Automotive Management 03/11/97
The publication of Sewells new salary survey for 1997 could not come at a more appropriate time. Shortly after such a successful August, and seemingly encouraging September, the motor industry has found some confidence at last.
We collaborate closely with Sewells and the RMI in the production of our Broad Spectrum Guidelines, which use a variety of different factors to give a market rate for each departmental and general management position.
When we are calculating our guidelines, we are not looking at the salary level of current employees, but are more concerned with the rate of pay needed to attract a new employee. This “so called” market rate is not always the same as that for “incumbents”, rates for which may be higher or lower, depending upon the state of the industry and where we find ourselves in the business cycle.
There has been considerable takeover activity in the retail motor sector recently. This will create some “churn” in the recruitment market. This is always inevitable with new management trying to make an impact on established businesses, and looking to replace those employees who leave, unhappy with the new regime.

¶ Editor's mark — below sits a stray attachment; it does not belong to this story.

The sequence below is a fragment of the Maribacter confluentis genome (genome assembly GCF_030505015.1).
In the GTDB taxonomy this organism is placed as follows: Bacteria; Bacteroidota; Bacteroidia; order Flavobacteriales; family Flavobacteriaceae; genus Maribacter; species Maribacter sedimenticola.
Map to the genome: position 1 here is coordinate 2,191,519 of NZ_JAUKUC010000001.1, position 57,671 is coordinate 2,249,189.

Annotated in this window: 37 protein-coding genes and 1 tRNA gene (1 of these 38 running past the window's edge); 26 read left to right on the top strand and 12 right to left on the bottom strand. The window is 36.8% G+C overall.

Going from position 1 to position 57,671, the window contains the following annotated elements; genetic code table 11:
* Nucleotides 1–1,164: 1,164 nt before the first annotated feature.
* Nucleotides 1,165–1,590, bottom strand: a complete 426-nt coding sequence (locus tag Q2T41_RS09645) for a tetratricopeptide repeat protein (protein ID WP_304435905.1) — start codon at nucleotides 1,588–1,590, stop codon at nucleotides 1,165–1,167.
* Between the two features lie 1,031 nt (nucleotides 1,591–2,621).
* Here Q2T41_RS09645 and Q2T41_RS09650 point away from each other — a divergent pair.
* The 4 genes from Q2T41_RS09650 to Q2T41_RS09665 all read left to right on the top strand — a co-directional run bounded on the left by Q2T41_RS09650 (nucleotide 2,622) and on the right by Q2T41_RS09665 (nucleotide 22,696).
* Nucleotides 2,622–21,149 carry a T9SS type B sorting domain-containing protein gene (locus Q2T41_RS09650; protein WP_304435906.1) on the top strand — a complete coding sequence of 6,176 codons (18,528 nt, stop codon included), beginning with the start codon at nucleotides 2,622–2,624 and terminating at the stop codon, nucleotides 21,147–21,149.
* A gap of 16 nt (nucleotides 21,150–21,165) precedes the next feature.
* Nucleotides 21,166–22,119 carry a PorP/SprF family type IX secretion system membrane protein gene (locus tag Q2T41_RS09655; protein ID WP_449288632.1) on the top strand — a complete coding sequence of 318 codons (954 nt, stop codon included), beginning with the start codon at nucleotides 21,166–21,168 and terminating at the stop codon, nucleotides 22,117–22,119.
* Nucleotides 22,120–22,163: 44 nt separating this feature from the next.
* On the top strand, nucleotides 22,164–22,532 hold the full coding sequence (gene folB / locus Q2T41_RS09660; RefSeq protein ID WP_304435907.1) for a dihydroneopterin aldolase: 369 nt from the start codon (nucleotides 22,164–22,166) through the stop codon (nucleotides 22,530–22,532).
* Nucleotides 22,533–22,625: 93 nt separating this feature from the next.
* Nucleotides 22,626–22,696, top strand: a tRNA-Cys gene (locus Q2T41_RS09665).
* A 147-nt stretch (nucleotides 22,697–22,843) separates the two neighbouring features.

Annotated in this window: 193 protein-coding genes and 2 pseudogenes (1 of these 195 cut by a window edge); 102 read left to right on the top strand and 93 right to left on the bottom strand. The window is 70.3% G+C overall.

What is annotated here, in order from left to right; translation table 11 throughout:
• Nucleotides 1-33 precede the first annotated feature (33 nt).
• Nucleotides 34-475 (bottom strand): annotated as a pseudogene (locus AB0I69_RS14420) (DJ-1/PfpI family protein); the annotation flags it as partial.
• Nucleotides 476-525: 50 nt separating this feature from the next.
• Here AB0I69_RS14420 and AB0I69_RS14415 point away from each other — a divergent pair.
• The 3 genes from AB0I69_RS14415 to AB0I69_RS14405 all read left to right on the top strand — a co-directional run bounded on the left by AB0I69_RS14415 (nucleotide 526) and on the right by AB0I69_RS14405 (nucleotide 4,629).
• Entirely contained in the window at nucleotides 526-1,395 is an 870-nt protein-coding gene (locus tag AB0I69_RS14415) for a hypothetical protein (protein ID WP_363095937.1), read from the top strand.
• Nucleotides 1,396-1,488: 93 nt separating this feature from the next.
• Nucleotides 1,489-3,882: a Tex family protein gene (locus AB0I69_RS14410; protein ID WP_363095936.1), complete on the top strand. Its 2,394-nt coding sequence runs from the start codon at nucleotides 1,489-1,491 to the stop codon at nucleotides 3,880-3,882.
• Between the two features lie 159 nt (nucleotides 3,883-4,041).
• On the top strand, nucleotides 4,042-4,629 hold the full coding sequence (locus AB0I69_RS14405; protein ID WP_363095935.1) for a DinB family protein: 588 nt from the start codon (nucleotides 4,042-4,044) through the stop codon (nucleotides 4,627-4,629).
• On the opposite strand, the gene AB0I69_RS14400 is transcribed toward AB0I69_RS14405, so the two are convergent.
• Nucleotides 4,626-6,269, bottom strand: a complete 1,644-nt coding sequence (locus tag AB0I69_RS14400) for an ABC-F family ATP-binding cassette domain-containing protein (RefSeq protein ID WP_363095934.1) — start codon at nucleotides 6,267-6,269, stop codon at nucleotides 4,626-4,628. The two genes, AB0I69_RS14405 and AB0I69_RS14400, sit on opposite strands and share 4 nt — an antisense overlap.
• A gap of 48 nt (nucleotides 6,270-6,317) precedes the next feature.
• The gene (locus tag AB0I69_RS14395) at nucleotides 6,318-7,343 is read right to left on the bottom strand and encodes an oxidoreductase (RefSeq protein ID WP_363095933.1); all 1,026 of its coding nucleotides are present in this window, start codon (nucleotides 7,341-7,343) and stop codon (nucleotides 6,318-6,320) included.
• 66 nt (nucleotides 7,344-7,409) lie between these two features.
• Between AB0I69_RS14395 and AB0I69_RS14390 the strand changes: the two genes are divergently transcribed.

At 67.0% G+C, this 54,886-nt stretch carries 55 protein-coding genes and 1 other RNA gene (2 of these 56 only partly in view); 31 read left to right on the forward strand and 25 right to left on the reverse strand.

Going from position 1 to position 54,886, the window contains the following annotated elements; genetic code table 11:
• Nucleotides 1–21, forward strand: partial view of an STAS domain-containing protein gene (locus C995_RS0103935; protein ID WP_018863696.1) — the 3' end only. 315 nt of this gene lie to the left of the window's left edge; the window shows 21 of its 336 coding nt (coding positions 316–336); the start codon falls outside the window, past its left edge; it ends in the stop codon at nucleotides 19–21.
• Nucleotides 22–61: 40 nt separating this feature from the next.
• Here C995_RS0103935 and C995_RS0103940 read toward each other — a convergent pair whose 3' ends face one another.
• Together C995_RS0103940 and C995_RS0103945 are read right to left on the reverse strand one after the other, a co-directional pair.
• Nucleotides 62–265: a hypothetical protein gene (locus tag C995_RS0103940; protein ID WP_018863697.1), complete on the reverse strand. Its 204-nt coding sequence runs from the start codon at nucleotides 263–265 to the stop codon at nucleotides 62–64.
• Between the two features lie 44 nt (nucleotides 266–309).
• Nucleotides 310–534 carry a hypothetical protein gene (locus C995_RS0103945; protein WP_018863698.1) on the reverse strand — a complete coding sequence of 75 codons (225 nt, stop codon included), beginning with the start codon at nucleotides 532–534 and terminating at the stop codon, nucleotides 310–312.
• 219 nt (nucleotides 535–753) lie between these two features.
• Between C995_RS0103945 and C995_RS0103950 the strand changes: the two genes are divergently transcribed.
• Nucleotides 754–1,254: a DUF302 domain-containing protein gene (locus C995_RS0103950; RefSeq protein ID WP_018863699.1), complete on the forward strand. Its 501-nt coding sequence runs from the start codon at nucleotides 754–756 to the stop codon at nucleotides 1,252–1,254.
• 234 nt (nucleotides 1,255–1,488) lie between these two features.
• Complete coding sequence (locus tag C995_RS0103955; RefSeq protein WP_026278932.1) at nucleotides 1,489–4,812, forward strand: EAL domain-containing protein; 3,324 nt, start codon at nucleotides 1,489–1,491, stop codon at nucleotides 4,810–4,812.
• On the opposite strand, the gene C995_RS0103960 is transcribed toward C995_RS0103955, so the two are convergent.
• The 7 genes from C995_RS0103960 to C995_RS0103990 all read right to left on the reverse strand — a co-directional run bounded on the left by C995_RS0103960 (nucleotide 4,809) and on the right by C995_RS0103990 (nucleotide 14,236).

Our experience tells us that if you wait until an employee is about to leave, then any attempt to address anomalies in pay are far less likely to succeed, even if they were dealt with earlier. Employers know this, but still have very few programmes in place to retain staff, even though such programmes are far cheaper than recruitment itself.
This article has so far concentrated just on pay. So do many companies, who feel that the only important aspect for their key staff is money. In fact several surveys and our own experience tell us that money is rarely the deciding factor, providing staff feel that they are paid at the market rate.
Far more important are the conditions in which people work, both mental and physical. Continual unreasonable demands by senior management are far more likely to lose employees, especially if there is no recognition of their efforts.
A recent survey actually placed the staff biscuit tin as the single most appreciated perk within the office. A pay rise only just figured in the top five.
It will be interesting to see how the market develops over the next 12 months. Will businesses continue to pay ever escalating sums for top management to find their own Alan Shearer, or will they get out the biscuit tin, realising that so long as they are paid fairly, people have many more concerns than just money?